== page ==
This provides the greatest flexibility, but with that comes a greater need to carefully and explicitly define and meet the requirements. Specific tools and equipment will have to be provided, a topic so vast that it is covered in another article. In general, the requirements for a successful at home work experience are:

  • Fast internet connection, often above the standard in-home service.
  • Ergonomic chairs, desks, and other equipment.
  • A dedicated space away from distractions.

The reduced cost and convenience are important reasons why working from home is so heavily favored- not just by workers in remote-first companies, but by as much as 70% of all office workers around the world at least once per week.

The major drawbacks of working from home come from a lack of attention to the requirements for a co-working space. For example, a 2018 survey showed that only 31% of remote workers perform most of their work in a dedicated at-home workspace. While that was the most popular, nearly as many at 27% worked from their living room and 16% worked from their bedroom.

Dedicated work spaces at home are still quite rare. The development of such a space and outfitting it with the correct equipment and tools are an essential part of the remote worker on-boarding process and should not be left out. 

Which setting is best?

All these settings have their advantages and disadvantages, depending on the specific needs of the employee and their job requirements. Just as desk space is provided for new employees at any company, the remote employee on-boarding process must consider the setting as well.

The difference is based on choice

What works best? The advantages and disadvantages of co-working spaces and home offices have to be weighed for each situation. It is also possible for employees to test both options over a trial period to see what they prefer.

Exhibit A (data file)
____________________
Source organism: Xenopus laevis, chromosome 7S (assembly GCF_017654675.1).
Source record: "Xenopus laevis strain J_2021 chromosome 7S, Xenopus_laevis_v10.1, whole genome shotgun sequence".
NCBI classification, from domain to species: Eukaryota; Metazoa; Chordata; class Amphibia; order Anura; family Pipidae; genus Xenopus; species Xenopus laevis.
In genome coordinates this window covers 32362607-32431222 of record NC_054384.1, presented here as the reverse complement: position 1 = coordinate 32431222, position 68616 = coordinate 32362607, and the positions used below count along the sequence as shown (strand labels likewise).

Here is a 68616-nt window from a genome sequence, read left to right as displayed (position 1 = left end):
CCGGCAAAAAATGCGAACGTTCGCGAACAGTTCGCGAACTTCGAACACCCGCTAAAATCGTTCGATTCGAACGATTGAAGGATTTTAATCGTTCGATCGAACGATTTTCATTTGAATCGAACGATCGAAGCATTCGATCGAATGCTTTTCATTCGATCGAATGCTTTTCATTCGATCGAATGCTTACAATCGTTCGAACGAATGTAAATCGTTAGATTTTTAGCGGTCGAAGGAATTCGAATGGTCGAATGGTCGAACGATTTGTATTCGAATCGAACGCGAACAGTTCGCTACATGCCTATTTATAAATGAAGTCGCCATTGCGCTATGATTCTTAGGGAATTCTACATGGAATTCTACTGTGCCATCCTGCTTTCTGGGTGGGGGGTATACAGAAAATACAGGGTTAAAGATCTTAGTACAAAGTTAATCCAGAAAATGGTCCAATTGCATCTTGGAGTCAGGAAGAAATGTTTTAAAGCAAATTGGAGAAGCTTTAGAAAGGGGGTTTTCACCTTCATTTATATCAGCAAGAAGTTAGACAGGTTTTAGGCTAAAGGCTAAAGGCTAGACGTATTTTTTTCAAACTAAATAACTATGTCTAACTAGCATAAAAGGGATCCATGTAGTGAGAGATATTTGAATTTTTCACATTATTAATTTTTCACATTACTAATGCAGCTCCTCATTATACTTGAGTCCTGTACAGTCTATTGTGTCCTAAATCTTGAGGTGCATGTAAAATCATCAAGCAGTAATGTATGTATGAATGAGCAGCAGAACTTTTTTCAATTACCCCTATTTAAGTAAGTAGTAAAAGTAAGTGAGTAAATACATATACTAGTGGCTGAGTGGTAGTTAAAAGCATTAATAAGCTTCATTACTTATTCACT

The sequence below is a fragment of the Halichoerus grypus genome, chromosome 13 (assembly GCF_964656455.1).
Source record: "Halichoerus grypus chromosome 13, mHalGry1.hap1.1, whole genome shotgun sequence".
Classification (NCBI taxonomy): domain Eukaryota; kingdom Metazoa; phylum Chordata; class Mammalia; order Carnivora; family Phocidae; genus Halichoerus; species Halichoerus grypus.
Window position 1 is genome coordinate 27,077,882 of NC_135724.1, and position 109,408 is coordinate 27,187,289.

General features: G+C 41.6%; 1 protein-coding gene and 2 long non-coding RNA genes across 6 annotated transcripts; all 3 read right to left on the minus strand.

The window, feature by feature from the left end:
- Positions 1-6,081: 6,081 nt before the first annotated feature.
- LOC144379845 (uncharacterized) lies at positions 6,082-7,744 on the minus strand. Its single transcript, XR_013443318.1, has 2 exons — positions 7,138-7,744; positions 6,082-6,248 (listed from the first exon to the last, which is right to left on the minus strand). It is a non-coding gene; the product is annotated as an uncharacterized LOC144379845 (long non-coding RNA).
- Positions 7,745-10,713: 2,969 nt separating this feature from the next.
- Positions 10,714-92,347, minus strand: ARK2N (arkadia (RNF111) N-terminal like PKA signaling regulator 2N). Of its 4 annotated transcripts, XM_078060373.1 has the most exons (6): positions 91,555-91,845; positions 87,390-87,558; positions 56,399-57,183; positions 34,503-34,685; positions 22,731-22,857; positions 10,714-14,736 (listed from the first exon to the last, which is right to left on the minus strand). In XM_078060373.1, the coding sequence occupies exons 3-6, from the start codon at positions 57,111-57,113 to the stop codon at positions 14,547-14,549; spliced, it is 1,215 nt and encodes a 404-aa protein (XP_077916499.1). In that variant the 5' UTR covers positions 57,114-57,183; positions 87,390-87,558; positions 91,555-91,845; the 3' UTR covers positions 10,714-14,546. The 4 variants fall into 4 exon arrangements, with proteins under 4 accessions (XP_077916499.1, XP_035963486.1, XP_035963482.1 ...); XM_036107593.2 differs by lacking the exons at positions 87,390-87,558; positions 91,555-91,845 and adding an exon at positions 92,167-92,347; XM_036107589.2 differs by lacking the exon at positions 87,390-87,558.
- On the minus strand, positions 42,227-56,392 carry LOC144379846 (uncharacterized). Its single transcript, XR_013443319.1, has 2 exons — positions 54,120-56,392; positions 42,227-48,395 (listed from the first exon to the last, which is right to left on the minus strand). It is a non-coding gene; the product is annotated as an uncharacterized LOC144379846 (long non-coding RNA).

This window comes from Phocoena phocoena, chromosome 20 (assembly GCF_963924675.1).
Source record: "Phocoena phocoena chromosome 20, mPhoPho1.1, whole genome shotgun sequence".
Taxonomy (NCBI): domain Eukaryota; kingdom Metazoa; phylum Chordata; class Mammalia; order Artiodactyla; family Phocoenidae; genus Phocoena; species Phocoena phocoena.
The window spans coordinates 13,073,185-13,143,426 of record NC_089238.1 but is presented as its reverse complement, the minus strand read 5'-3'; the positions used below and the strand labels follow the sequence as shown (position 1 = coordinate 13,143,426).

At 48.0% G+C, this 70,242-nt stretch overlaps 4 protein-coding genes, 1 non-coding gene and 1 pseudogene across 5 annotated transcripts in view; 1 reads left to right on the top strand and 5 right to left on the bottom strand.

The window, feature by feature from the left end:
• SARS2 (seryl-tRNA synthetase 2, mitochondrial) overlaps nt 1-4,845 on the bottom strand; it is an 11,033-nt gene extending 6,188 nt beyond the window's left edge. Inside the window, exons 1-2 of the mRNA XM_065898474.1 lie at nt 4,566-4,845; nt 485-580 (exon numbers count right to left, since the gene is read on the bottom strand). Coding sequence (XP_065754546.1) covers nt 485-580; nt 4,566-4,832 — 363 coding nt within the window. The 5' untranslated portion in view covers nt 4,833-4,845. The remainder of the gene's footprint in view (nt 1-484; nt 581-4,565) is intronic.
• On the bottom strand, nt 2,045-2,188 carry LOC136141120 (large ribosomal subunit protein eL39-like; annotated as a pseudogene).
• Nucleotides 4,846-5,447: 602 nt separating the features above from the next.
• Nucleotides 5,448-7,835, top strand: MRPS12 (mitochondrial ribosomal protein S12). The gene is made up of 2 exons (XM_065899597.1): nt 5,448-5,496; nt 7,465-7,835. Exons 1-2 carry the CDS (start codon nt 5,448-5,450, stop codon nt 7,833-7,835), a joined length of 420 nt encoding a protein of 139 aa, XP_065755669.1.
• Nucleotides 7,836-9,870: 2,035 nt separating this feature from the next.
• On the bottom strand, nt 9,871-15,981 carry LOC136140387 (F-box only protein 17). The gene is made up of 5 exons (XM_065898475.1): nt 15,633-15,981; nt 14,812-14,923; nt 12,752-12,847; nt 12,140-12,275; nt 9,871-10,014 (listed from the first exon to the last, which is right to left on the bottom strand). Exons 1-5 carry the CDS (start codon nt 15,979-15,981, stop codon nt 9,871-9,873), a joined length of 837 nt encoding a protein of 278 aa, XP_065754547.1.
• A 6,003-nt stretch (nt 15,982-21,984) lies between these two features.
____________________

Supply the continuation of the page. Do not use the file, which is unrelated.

The rule of thumb is, if an employee needs to get away from a distracting home environment, or they cannot secure a stable internet connection, they should consider working from a co-working space. An employee who needs a flexible schedule or cannot find a co-working space that is suitably close should work from home.

Clear communication

Once the work environment has been chosen, employers should follow up every so often with an employee's wellbeing. Key questions that should be discussed include:

  • Are you able to work without distractions?
  • Are you lonely or frequently bored?
  • Are you experiencing any discomfort in your hands, back, legs, etc. that could call for further inspection?
  • Are you finding it hard to stay on top of your work and communications with the team because of your environment set-up?

The plan that was developed can then be revised as necessary to fix any problems that arise.

Making it work

In all cases, the setting for remote work is ultimately not that different from an office space. The main difference is that it takes extra attention to detail and open re-evaluation as part of the arrangement between the remote worker and employer.